Spirit Airlines Drops Change and Cancellation Fees in New Push for Profitability

Skift Take

Spirit’s changes come as its biggest competitor, Frontier, also dropped change fees and overhauled its pricing structure.

Spirit Airlines is the latest ultra-low-cost carrier to drop change and cancellation fees. 

The carrier appeared to quietly remove most change and cancellation fees from its website during the weekend. Spirit said in a statement that it started implementing a new policy May 17. 

Now, Spirit doesn’t charge any change fees for any fare classes, except for group bookings. Before, the airline charged anywhere from $69 to $119 to change or cancel a reservation, depending on the number of days before a departure. 

A Spirit spokesperson said the new approach was part of a wider plan to enhance its products and policies.

“Spirit has been evaluating changes to our product and strategy that will help us better compete, elevate the guest experience and return to profitability,”  Spirit said in a statement.

Dropping change fees has become a more permanent trend in the industry. During the pandemic, the “Big Three” U.S. carriers — American Airlines, Delta Air Lines and United Airlines — scrapped change fees, except for the cheapest and most restrictive fares. Southwest is known for not charging any change fees. 

Spirit’s changes come as its biggest competitor, Frontier Airlines, got rid of most change fees last week as part of a major overhaul of its pricing structure. Frontier’s changes mimic those of a more traditional airline — with many of its fare classes bundle up ancillary services.

A Post-Pandemic Struggle

Since the pandemic, Spirit hasn’t been able to turn a profit. And while Frontier’s financial situation is a bit better, both ultra-low-cost carriers have struggled with an overcapacity in popular leisure markets and a softening in demand for their products.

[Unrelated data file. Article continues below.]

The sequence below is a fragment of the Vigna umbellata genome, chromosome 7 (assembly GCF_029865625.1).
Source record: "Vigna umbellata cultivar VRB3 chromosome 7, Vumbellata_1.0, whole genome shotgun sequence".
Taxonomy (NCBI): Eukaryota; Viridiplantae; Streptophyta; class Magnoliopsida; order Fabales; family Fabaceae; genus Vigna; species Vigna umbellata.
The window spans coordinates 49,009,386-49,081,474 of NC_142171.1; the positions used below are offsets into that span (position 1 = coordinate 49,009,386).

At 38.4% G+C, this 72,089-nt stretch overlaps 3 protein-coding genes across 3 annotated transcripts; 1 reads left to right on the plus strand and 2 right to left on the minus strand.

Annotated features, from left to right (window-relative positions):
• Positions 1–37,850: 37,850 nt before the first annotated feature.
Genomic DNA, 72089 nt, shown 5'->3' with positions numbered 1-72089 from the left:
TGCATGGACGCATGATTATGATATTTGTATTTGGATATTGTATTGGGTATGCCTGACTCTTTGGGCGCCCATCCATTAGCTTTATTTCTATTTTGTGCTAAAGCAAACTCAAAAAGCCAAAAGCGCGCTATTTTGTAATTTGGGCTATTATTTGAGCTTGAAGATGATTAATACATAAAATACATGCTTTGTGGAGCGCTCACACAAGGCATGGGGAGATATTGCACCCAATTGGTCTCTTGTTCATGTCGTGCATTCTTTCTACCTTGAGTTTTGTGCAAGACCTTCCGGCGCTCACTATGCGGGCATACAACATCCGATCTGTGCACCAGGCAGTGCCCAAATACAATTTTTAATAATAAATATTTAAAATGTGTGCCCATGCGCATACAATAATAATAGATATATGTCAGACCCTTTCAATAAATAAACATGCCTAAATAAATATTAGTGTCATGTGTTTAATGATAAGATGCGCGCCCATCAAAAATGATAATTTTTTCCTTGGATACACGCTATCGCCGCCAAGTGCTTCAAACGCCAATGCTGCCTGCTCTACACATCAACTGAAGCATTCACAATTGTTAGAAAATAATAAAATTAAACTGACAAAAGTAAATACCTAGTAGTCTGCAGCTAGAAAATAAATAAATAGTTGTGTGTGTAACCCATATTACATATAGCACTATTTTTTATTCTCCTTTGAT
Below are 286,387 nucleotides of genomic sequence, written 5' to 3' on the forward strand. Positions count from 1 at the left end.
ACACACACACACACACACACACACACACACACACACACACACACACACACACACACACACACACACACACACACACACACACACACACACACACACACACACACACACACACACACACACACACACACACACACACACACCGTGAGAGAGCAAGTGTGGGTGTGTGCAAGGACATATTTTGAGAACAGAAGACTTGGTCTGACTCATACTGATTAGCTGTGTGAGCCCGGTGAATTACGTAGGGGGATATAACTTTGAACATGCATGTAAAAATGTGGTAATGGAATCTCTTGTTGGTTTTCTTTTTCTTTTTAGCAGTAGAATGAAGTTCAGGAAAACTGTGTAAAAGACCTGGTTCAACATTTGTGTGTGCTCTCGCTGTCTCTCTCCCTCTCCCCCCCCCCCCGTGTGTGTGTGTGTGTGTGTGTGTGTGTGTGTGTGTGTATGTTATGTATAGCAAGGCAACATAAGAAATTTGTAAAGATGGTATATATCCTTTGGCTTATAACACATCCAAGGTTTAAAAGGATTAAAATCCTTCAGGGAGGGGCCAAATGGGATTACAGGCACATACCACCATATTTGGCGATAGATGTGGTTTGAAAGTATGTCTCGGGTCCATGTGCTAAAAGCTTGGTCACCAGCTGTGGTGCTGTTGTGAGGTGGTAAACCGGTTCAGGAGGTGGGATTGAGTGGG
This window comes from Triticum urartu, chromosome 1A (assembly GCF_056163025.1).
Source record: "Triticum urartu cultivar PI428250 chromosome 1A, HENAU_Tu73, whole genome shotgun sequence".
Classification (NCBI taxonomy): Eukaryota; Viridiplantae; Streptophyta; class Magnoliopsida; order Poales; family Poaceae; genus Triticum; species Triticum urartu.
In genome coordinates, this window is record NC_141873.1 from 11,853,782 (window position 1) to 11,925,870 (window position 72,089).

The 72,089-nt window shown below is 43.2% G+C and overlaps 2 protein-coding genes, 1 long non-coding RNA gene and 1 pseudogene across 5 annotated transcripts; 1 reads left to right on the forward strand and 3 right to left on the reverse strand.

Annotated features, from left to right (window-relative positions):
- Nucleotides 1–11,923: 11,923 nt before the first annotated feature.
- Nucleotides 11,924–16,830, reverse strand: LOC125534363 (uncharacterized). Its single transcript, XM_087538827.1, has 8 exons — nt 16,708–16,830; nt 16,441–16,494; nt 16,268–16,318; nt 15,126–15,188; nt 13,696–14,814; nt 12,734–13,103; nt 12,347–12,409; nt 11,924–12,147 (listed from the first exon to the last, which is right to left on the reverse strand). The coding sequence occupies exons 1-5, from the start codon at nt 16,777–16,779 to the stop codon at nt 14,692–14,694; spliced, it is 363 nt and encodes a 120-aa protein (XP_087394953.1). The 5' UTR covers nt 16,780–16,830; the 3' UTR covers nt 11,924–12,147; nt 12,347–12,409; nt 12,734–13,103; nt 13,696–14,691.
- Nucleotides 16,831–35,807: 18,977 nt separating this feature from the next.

Spirit’s path as a standalone carrier has been unclear since its merger with JetBlue collapsed. Executives hinted during a recent earnings call that Spirit may experiment with some changes to its business model to make it more competitive, but didn’t offer specifics.

“We will continue to test out new merchandising strategies, which we anticipate will change how we think about the components of total revenue generation,” said Spirit chief commercial officer Matt Klein in a May 6 call with analysts. 

Spirit CEO Ted Christie has also been critical about the current state of the industry and speculation on the carrier’s financial health. He called potential rumblings of a bankruptcy for Spirit a “misguided narrative,” and recently described the industry as a “rigged game.” 

The carrier has around $1.1 billion in debt set to mature September 2025 and has been trying to shore up its liquidity. Recently, Spirit deferred the delivery of its Airbus planes and furloughed hundreds of pilots to cut costs.

Amid Spirit’s changes, the Department of Transportation also rolled out a final rule that would require airlines to disclose all fees related to ancillary services. Last week, several major U.S. airlines filed a lawsuit against the Biden administration for the new rule, arguing it was a regulatory overreach that could confuse consumers.

Neither Spirit nor Frontier have attributed their changes in policy to the DOT rule. 

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